As with the other aspects of the agency’s process, the online questionnaire was designed to give a patina of legitimacy to the board’s ambitions. In reality, the questionnaire was tilted to give the agency the result it wanted.

Not the least of the smoking guns here is the agency’s cobbling together of two completely separate issues into one bill: life jackets for floaters and nonmotorized boat registration. Such a measure would never qualify for the ballot, but here it gives the board the chance to claim an emergency regarding the floaters, while ramming through the onerous registration of boaters on that premise.

Adding insult to injury, to advance their agenda the board characteristically portrays nonmotorized boaters as deadbeats, unwilling to pay our way. The reality is that it is the board which refuses to earn its way. In this specious characterization of us, the agency conveniently neglects to mention that we are floating the Aquatic Invasive Species program. While we pay $5 per year for the permits, power boaters get theirs at $5 for two years, as part of their registration. Now they plan to extend the fees to those with boats under 10-feet, yet little outcry against this has arisen. Bear in mind, the board’s own statistics indicate our boats represent less than 1 percent of those found with infestations. Yet we pay at 200 percent the rate of power boaters, aren’t complaining, (much), and yet we are deadbeats. The board seeks to offset the appearance of inequity this poses by insisting that the transferrability of our permits makes up the difference, all the while knowing that most individuals have only one boat, or if they do have another boat, they usually get a permit for it so a guest can paddle it. Unfortunately, the legislators HB 2320 has come before seem to have little awareness of how they are being spun.

To be fair, the board has argued that nonmotorized boaters use agency-funded facilities, without paying. That argument has some legitimacy. But, also to be fair, it has to be noted that a gravel beach makes a better launch for many of us, than a boat ramp. In many cases, such natural areas have been paved over by the board to build their environment-damaging, habitat-destroying facilities. Having made it so we have little choice but to cross board-funded facilities to access the water, they now want to hold us responsible for paying for that inconvenience. To be fair.

As you might imagine, a three-decade long drive by the board to impose this head tax on Oregonians has generated many more examples of egregious behavior and attitudes on the part of the board. I’ll spare you from the full discussion, but suffice it to say: HB 2320 is bad law aimed at depriving every Oregonian of their birthright to navigate our waters free from taxes or fees, and the board’s arguments to support it are largely disingenuous.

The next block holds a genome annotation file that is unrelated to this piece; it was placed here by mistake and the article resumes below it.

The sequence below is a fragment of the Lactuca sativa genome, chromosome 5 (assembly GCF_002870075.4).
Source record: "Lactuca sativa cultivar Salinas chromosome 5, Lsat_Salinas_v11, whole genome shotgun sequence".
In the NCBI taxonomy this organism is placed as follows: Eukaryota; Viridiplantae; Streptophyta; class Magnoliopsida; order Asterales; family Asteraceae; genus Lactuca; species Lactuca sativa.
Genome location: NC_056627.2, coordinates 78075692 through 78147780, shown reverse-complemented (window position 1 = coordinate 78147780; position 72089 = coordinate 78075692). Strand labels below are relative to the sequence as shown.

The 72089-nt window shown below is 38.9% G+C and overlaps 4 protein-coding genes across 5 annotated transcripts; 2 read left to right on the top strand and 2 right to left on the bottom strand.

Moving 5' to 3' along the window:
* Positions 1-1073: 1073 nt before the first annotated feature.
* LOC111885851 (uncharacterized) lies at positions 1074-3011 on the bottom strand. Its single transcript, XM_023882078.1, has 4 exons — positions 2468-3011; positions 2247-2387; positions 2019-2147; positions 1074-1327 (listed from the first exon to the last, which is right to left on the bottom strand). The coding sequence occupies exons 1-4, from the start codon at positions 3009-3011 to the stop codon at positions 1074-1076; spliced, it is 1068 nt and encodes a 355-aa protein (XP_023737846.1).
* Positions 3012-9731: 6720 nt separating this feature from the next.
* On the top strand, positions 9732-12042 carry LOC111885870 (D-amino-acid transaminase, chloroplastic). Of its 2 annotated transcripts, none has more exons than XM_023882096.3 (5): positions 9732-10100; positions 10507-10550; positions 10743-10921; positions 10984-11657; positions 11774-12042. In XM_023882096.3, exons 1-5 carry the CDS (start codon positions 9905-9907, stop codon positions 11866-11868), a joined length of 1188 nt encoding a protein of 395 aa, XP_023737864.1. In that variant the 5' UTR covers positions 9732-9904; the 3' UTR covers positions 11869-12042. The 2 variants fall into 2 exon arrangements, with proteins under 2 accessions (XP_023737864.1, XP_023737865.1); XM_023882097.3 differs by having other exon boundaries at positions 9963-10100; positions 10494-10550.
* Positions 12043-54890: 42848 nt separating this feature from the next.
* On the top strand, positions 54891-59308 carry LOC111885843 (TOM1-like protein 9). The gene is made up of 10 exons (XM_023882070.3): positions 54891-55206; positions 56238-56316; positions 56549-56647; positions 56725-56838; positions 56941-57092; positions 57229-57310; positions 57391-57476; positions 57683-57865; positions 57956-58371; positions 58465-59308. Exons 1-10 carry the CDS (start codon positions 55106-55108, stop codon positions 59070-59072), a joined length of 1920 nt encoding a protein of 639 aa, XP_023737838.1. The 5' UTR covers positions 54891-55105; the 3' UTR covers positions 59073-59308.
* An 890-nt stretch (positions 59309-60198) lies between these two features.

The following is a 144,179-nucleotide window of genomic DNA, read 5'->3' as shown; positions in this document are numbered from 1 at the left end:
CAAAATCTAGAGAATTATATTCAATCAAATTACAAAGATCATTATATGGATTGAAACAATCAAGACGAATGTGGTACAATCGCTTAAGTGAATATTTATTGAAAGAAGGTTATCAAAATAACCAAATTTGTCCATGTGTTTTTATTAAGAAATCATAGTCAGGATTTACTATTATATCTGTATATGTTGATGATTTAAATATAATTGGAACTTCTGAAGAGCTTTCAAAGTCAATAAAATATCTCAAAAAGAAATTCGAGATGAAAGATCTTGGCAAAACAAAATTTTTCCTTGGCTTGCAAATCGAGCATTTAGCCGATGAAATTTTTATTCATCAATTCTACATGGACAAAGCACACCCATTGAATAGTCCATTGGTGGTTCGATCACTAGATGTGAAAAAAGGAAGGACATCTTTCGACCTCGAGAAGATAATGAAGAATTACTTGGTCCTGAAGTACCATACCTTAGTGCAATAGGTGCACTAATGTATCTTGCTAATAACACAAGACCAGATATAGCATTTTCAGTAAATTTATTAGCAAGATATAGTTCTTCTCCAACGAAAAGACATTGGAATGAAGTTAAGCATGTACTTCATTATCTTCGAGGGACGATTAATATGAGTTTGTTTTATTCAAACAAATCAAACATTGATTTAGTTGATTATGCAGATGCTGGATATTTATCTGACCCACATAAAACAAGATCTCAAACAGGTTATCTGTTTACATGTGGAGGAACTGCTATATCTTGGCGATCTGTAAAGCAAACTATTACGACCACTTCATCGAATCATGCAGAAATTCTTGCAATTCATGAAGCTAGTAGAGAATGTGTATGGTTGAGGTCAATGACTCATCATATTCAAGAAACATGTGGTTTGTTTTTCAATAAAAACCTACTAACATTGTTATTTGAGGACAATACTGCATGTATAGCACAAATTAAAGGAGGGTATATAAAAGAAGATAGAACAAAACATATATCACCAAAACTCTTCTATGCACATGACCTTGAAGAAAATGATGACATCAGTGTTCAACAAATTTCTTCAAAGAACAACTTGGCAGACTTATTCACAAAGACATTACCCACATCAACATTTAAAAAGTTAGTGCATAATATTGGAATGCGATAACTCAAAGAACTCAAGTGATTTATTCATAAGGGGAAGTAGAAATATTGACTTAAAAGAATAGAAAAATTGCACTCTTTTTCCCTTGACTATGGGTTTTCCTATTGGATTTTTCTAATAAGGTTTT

Kroc Tries New Kayak Sessions 
Salem’s Kroc Center pool will be hosting Friday, daytime kayak sessions on a trial basis, starting April 7 and running to mid-May. The sessions will run from 11:00 am to 1:00 pm. You can contact the center at 503.566.5762 for more information.

 

April Excursions

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TERMS, CONDITIONS, DISCLAIMERS AND WAIVERS CAN BE FOUND ON THE “ABOUT” PAGE.

April 23
Willamette River, Buena Vista to Independence – Class A – 12 miles
The Rogue Ales tasting room is back open, so we’ll give it a visit. Both food and potables can be had at Rogue, though bring adequate provisions if you won’t be availing yourself of the hospitality.
Jim Bradley
jim.cascadepaddlers@gmail.com

April 30
North Santiam, Greens Bridge to Jefferson – Class 1 Whitewater – length 3.5 ± miles
This run is always popular for its beauty and delightful break spots. Bring appropriate staples and potables. We’ll be taking it slow and easy, with plenty of time for reflection.
Jim Bradley
jim.cascadepaddlers@gmail.com

Paddlesports, Outdoors and Wildlife

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The 3/1 hearing on HB 2320, Non-motorized registration 
As previously mentioned, the legislature held a hearing, March 1, on the Marine Board’s proposal to license all boats used on Oregon waters. A variety of speakers addressed the inequities of this blunderbuss approach taken by the board. Most important, in my view, was testimony brought forward regarding the Oregon Admission Act. The act states, “… all the navigable waters of said State, shall be common highways and forever free, as well as to the inhabitants of said State as to all other citizens of the United States, without any tax, duty, impost, or toll therefor. [11 Stat. 383 (1859)]”

I had expressed concerns, during the board’s process in developing the proposed legislation, in regard to this stipulation on Oregon’s waters, and basically got blown off. The Transportation Committee seemed less disposed to disregard the admission act than the agency had proven to be.

Perhaps the best summation of the other testimony would be to say that it pointed out how the board’s proposal was a one-size-fits-all solution to a complex and nuanced issue. The agency’s proposals call for all non-motorized boaters to pay for facilities and services that would be utilized by only a subset. For the agency, it’s a convenient head tax on boaters; for boaters it is in inequitable redistribution of funds to the board’s favored projects.

To keep track of HB 2320’s progress, you can go here: https://olis.leg.state.or.us/liz/2017R1/Measures/Overview/HB2320

Minto Bridge Progresses, Slowly 
Advances continue toward the delayed opening of the pedestrian bridge, across Salem’s Willamette Slough, linking Riverfront Park to Minto-Brown Park. On tap for the nearish future is a limited, soft opening. Work to remove temporary construction structures will not take place until June, and the bridge is expected to close again for that. A full opening is now slated for August. Maybe. The Statesman has the details:  http://www.statesmanjournal.com/story/news/2017/02/23/countdown-soft-opening-salem-pedestrian-bridge/98263806/

Oregon’s Illinois River – A Whitewater Jewel 
Zach Urness at the Statesman did an article on one of Oregon’s most esteemed whitewater rivers, the Illinois, a tributary of the Rogue: http://www.statesmanjournal.com/story/travel/outdoors/2017/02/15/illinois-river-rafting-green-wall-oregon-rogue-kayaking/97949480/